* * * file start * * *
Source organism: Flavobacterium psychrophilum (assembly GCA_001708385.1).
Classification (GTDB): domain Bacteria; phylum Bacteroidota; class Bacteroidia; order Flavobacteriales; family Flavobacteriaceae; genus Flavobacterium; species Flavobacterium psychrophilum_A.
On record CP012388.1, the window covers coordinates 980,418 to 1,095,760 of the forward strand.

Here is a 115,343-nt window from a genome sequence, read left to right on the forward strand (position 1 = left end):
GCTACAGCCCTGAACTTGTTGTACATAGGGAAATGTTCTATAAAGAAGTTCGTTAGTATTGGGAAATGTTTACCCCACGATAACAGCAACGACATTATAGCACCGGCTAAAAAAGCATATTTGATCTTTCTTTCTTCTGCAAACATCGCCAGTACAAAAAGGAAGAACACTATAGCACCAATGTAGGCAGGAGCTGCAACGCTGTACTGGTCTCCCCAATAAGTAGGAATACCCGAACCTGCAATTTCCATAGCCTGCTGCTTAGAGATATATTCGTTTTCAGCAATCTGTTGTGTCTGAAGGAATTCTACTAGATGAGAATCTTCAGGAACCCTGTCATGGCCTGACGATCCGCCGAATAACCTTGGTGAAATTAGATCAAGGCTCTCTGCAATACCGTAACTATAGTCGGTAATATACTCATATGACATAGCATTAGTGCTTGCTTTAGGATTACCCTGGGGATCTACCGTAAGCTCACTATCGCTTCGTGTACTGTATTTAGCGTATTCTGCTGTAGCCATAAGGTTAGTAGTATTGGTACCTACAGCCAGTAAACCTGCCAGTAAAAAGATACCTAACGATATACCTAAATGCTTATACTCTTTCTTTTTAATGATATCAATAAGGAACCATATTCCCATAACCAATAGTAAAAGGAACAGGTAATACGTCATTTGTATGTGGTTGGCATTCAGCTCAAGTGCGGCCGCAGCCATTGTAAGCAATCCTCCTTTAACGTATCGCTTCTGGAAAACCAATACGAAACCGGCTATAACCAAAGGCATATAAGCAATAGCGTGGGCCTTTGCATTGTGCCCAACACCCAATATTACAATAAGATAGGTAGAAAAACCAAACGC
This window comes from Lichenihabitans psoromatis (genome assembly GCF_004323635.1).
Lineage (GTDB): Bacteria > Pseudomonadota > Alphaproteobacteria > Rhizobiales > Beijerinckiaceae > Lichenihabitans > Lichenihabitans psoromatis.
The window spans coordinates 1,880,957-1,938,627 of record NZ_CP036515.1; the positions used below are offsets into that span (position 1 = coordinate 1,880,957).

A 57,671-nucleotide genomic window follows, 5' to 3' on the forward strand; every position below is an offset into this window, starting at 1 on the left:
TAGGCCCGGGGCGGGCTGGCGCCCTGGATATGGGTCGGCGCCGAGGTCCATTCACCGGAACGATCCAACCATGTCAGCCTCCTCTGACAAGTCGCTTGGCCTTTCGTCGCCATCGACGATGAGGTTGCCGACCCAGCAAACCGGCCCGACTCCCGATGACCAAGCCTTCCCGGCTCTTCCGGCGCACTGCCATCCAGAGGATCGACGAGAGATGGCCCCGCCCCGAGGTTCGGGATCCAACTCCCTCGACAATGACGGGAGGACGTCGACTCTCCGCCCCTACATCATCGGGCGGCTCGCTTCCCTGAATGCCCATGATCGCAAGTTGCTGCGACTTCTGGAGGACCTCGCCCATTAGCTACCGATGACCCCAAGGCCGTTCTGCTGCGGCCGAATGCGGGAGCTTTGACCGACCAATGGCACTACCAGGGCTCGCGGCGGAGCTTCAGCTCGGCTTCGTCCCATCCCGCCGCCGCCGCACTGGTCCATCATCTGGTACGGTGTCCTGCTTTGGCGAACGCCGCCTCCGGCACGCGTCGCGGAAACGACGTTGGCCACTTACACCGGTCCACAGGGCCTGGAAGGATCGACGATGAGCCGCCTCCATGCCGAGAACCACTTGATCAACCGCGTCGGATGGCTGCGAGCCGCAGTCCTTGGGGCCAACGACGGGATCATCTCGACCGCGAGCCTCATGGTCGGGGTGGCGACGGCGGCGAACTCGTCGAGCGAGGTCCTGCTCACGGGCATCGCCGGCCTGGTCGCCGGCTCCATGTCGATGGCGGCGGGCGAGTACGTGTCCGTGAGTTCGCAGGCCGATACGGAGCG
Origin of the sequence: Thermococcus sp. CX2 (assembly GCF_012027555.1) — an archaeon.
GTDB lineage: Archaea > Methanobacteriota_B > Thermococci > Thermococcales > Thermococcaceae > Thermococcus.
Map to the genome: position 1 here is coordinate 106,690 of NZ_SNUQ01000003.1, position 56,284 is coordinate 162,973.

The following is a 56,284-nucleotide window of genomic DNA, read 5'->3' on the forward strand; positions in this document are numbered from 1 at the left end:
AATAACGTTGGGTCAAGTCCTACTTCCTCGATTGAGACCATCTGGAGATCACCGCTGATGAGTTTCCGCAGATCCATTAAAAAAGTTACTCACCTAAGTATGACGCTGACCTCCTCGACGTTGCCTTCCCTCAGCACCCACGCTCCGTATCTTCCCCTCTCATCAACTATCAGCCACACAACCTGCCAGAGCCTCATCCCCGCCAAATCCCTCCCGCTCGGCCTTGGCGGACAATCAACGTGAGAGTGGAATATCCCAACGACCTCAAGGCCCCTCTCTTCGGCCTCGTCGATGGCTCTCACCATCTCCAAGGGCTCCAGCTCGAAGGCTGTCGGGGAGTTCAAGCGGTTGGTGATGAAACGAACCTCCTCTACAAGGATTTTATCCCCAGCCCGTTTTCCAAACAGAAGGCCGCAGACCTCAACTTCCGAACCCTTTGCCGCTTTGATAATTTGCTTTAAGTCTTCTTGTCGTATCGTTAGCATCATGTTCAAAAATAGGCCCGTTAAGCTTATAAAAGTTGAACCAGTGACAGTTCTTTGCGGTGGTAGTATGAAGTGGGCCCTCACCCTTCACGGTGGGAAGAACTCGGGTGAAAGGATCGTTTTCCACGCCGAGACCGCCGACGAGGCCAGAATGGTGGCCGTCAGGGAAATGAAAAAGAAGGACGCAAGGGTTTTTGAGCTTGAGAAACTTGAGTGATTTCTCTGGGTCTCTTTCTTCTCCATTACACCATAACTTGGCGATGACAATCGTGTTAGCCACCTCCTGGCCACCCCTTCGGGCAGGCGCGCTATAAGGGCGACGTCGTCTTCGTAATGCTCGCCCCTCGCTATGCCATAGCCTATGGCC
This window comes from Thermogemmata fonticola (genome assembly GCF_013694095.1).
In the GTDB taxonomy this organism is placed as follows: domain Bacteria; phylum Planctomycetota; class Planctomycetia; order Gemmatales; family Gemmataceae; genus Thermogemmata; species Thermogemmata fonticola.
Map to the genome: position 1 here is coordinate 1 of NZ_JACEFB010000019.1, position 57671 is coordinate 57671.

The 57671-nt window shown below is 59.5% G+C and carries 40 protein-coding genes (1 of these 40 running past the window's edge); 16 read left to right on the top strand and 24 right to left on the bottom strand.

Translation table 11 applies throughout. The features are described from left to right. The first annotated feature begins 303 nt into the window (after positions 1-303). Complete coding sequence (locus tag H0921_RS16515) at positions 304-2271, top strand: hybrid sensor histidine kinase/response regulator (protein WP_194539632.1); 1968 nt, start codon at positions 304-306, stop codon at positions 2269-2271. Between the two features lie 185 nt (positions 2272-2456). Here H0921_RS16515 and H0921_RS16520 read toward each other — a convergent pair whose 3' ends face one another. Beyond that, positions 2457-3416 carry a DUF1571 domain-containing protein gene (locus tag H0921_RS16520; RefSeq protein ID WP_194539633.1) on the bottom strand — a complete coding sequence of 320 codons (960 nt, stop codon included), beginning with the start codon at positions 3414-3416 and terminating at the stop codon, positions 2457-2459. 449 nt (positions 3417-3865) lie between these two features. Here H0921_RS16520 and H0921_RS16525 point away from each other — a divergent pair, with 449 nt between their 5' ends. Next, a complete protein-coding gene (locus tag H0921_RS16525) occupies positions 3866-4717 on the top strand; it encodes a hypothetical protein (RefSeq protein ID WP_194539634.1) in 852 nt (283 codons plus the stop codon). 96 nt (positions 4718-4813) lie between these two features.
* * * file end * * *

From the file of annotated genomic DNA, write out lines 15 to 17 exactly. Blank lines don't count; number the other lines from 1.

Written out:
AATAACGTTGGGTCAAGTCCTACTTCCTCGATTGAGACCATCTGGAGATCACCGCTGATGAGTTTCCGCAGATCCATTAAAAAAGTTACTCACCTAAGTATGACGCTGACCTCCTCGACGTTGCCTTCCCTCAGCACCCACGCTCCGTATCTTCCCCTCTCATCAACTATCAGCCACACAACCTGCCAGAGCCTCATCCCCGCCAAATCCCTCCCGCTCGGCCTTGGCGGACAATCAACGTGAGAGTGGAATATCCCAACGACCTCAAGGCCCCTCTCTTCGGCCTCGTCGATGGCTCTCACCATCTCCAAGGGCTCCAGCTCGAAGGCTGTCGGGGAGTTCAAGCGGTTGGTGATGAAACGAACCTCCTCTACAAGGATTTTATCCCCAGCCCGTTTTCCAAACAGAAGGCCGCAGACCTCAACTTCCGAACCCTTTGCCGCTTTGATAATTTGCTTTAAGTCTTCTTGTCGTATCGTTAGCATCATGTTCAAAAATAGGCCCGTTAAGCTTATAAAAGTTGAACCAGTGACAGTTCTTTGCGGTGGTAGTATGAAGTGGGCCCTCACCCTTCACGGTGGGAAGAACTCGGGTGAAAGGATCGTTTTCCACGCCGAGACCGCCGACGAGGCCAGAATGGTGGCCGTCAGGGAAATGAAAAAGAAGGACGCAAGGGTTTTTGAGCTTGAGAAACTTGAGTGATTTCTCTGGGTCTCTTTCTTCTCCATTACACCATAACTTGGCGATGACAATCGTGTTAGCCACCTCCTGGCCACCCCTTCGGGCAGGCGCGCTATAAGGGCGACGTCGTCTTCGTAATGCTCGCCCCTCGCTATGCCATAGCCTATGGCC
This window comes from Thermogemmata fonticola (genome assembly GCF_013694095.1).
In the GTDB taxonomy this organism is placed as follows: domain Bacteria; phylum Planctomycetota; class Planctomycetia; order Gemmatales; family Gemmataceae; genus Thermogemmata; species Thermogemmata fonticola.